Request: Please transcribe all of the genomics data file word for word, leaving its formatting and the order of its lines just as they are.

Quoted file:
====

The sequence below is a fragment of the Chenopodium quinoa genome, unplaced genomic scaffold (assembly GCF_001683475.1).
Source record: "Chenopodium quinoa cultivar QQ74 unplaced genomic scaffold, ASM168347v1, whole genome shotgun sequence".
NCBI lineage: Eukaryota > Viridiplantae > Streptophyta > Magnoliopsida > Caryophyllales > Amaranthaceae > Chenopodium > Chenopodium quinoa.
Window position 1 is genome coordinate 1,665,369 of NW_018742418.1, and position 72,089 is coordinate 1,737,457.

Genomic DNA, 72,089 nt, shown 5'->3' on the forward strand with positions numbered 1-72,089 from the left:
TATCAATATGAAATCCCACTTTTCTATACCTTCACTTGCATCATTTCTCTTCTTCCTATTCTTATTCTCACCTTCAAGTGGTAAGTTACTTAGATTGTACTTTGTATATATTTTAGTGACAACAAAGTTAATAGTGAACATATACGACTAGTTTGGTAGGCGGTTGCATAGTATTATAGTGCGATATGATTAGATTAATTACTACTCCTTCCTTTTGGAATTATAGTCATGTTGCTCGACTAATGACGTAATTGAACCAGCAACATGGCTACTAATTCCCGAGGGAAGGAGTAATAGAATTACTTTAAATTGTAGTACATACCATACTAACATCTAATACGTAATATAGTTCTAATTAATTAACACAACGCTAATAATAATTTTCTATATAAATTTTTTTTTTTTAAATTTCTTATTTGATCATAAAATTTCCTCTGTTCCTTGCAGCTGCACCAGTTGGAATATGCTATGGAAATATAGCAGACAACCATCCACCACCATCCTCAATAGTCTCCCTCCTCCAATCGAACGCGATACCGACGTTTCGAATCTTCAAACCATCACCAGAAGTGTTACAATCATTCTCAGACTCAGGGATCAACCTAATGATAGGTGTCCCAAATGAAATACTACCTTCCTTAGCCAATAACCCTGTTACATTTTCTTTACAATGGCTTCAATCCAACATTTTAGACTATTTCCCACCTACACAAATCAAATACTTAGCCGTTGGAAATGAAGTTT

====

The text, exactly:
The sequence below is a fragment of the Chenopodium quinoa genome, unplaced genomic scaffold (assembly GCF_001683475.1).
Source record: "Chenopodium quinoa cultivar QQ74 unplaced genomic scaffold, ASM168347v1, whole genome shotgun sequence".
NCBI lineage: Eukaryota > Viridiplantae > Streptophyta > Magnoliopsida > Caryophyllales > Amaranthaceae > Chenopodium > Chenopodium quinoa.
Window position 1 is genome coordinate 1,665,369 of NW_018742418.1, and position 72,089 is coordinate 1,737,457.

Genomic DNA, 72,089 nt, shown 5'->3' on the forward strand with positions numbered 1-72,089 from the left:
TATCAATATGAAATCCCACTTTTCTATACCTTCACTTGCATCATTTCTCTTCTTCCTATTCTTATTCTCACCTTCAAGTGGTAAGTTACTTAGATTGTACTTTGTATATATTTTAGTGACAACAAAGTTAATAGTGAACATATACGACTAGTTTGGTAGGCGGTTGCATAGTATTATAGTGCGATATGATTAGATTAATTACTACTCCTTCCTTTTGGAATTATAGTCATGTTGCTCGACTAATGACGTAATTGAACCAGCAACATGGCTACTAATTCCCGAGGGAAGGAGTAATAGAATTACTTTAAATTGTAGTACATACCATACTAACATCTAATACGTAATATAGTTCTAATTAATTAACACAACGCTAATAATAATTTTCTATATAAATTTTTTTTTTTTAAATTTCTTATTTGATCATAAAATTTCCTCTGTTCCTTGCAGCTGCACCAGTTGGAATATGCTATGGAAATATAGCAGACAACCATCCACCACCATCCTCAATAGTCTCCCTCCTCCAATCGAACGCGATACCGACGTTTCGAATCTTCAAACCATCACCAGAAGTGTTACAATCATTCTCAGACTCAGGGATCAACCTAATGATAGGTGTCCCAAATGAAATACTACCTTCCTTAGCCAATAACCCTGTTACATTTTCTTTACAATGGCTTCAATCCAACATTTTAGACTATTTCCCACCTACACAAATCAAATACTTAGCCGTTGGAAATGAAGTTT